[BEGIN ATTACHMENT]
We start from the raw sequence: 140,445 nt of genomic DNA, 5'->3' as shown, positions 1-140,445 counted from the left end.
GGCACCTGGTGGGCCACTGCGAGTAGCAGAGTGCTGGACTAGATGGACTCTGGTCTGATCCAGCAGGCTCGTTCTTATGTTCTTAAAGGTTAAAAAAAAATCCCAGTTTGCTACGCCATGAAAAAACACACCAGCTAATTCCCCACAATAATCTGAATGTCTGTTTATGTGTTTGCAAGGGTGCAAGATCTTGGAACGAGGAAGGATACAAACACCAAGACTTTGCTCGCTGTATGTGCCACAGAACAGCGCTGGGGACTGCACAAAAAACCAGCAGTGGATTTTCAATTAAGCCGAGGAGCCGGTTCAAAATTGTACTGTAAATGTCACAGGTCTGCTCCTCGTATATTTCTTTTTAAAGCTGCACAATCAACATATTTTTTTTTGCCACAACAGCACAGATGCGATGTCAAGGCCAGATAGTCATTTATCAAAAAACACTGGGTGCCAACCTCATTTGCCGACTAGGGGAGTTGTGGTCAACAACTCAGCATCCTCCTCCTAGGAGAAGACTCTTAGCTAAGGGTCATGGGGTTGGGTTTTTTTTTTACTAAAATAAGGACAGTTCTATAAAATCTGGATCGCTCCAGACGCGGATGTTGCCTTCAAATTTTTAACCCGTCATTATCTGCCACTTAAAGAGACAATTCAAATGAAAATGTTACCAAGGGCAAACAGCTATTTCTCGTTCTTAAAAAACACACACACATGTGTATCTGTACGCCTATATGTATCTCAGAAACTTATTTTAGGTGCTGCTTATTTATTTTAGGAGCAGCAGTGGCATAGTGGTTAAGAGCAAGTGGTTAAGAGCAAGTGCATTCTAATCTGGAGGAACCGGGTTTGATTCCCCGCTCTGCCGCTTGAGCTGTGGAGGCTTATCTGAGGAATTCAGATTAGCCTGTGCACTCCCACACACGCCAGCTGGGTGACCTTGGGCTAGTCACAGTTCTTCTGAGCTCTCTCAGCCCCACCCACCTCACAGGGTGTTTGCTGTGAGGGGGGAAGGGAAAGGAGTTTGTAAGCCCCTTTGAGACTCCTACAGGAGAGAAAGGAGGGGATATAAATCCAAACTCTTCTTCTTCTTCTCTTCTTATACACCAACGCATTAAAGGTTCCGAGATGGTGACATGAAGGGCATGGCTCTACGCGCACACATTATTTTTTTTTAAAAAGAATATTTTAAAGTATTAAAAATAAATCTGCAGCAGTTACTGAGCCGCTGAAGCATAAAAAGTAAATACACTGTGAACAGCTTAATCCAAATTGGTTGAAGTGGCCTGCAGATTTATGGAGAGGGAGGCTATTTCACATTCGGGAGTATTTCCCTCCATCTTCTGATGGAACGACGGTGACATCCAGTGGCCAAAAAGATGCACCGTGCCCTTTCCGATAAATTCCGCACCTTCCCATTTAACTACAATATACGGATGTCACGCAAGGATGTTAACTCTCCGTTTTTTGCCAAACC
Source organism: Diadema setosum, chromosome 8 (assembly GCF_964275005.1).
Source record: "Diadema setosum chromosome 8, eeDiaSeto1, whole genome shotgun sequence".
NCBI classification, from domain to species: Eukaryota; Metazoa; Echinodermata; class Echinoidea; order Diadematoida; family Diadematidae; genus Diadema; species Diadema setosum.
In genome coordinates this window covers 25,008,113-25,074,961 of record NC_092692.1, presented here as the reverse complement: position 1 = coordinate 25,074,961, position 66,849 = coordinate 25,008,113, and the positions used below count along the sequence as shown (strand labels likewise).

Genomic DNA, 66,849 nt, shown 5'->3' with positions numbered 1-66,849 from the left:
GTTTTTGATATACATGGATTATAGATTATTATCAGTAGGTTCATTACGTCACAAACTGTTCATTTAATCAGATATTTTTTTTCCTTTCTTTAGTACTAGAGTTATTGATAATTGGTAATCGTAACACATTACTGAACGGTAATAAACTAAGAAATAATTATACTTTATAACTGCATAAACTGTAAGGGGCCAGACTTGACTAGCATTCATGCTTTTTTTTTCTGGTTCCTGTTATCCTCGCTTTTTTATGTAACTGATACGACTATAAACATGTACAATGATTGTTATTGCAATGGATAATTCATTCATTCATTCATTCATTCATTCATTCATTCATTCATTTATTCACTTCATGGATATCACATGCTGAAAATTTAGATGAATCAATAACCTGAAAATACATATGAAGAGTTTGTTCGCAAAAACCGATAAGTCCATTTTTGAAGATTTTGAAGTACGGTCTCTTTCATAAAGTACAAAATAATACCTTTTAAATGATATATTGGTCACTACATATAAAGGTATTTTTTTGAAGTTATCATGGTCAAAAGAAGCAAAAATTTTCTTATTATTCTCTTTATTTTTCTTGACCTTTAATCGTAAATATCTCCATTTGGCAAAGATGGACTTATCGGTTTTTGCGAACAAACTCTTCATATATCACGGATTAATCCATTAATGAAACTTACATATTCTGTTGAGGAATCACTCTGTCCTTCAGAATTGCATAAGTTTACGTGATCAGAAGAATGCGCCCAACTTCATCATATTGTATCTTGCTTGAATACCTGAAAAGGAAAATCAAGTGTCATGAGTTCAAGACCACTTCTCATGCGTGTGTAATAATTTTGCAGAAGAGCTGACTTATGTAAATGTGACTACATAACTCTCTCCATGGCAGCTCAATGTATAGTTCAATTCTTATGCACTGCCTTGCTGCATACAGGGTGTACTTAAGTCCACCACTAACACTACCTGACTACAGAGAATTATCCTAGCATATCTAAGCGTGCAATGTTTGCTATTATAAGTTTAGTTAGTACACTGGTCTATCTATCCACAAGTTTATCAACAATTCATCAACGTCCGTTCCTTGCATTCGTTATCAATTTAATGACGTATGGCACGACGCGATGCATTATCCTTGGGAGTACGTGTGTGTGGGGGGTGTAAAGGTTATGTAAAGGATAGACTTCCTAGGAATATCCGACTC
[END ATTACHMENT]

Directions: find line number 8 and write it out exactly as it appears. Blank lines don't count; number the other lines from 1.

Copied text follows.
GTTTTTGATATACATGGATTATAGATTATTATCAGTAGGTTCATTACGTCACAAACTGTTCATTTAATCAGATATTTTTTTTCCTTTCTTTAGTACTAGAGTTATTGATAATTGGTAATCGTAACACATTACTGAACGGTAATAAACTAAGAAATAATTATACTTTATAACTGCATAAACTGTAAGGGGCCAGACTTGACTAGCATTCATGCTTTTTTTTTCTGGTTCCTGTTATCCTCGCTTTTTTATGTAACTGATACGACTATAAACATGTACAATGATTGTTATTGCAATGGATAATTCATTCATTCATTCATTCATTCATTCATTCATTCATTCATTTATTCACTTCATGGATATCACATGCTGAAAATTTAGATGAATCAATAACCTGAAAATACATATGAAGAGTTTGTTCGCAAAAACCGATAAGTCCATTTTTGAAGATTTTGAAGTACGGTCTCTTTCATAAAGTACAAAATAATACCTTTTAAATGATATATTGGTCACTACATATAAAGGTATTTTTTTGAAGTTATCATGGTCAAAAGAAGCAAAAATTTTCTTATTATTCTCTTTATTTTTCTTGACCTTTAATCGTAAATATCTCCATTTGGCAAAGATGGACTTATCGGTTTTTGCGAACAAACTCTTCATATATCACGGATTAATCCATTAATGAAACTTACATATTCTGTTGAGGAATCACTCTGTCCTTCAGAATTGCATAAGTTTACGTGATCAGAAGAATGCGCCCAACTTCATCATATTGTATCTTGCTTGAATACCTGAAAAGGAAAATCAAGTGTCATGAGTTCAAGACCACTTCTCATGCGTGTGTAATAATTTTGCAGAAGAGCTGACTTATGTAAATGTGACTACATAACTCTCTCCATGGCAGCTCAATGTATAGTTCAATTCTTATGCACTGCCTTGCTGCATACAGGGTGTACTTAAGTCCACCACTAACACTACCTGACTACAGAGAATTATCCTAGCATATCTAAGCGTGCAATGTTTGCTATTATAAGTTTAGTTAGTACACTGGTCTATCTATCCACAAGTTTATCAACAATTCATCAACGTCCGTTCCTTGCATTCGTTATCAATTTAATGACGTATGGCACGACGCGATGCATTATCCTTGGGAGTACGTGTGTGTGGGGGGTGTAAAGGTTATGTAAAGGATAGACTTCCTAGGAATATCCGACTC